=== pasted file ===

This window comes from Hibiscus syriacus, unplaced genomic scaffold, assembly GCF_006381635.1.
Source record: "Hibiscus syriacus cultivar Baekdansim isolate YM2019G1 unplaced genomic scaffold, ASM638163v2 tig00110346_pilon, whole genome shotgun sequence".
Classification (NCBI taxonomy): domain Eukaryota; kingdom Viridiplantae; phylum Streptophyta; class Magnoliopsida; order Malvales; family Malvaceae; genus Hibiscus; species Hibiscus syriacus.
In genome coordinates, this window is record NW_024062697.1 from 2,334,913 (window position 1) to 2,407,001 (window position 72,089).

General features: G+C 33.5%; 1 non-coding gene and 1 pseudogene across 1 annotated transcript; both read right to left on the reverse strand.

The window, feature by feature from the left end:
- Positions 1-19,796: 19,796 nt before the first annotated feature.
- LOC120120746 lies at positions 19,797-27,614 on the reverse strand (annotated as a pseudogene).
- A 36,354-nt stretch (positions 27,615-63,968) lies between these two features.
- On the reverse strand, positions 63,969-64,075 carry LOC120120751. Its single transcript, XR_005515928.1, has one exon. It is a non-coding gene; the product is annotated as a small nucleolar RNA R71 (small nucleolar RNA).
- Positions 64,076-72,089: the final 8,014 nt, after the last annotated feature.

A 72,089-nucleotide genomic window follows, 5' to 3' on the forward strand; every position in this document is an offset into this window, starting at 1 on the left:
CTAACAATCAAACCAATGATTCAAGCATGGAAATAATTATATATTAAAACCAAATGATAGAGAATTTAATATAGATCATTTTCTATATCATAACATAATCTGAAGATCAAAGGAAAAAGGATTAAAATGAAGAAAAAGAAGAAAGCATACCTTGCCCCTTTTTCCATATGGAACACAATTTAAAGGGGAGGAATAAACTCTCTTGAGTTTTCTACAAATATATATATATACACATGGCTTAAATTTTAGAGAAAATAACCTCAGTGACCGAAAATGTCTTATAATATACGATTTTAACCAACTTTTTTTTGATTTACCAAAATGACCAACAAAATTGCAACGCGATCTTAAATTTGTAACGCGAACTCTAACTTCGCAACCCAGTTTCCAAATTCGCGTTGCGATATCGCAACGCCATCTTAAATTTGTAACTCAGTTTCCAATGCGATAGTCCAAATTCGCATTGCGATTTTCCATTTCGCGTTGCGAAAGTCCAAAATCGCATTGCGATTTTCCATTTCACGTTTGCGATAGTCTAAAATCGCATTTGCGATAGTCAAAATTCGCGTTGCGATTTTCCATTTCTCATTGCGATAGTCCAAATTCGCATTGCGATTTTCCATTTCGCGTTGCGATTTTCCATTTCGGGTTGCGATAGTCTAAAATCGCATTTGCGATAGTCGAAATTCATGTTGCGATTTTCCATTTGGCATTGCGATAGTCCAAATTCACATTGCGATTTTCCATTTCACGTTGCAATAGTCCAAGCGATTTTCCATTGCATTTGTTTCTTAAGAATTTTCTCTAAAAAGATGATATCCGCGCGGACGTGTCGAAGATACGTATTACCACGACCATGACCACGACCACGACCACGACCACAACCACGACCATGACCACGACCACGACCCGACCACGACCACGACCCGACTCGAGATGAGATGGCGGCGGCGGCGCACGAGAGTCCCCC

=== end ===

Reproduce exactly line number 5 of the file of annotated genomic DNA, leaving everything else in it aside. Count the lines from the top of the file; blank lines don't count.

General features: G+C 33.5%; 1 non-coding gene and 1 pseudogene across 1 annotated transcript; both read right to left on the reverse strand.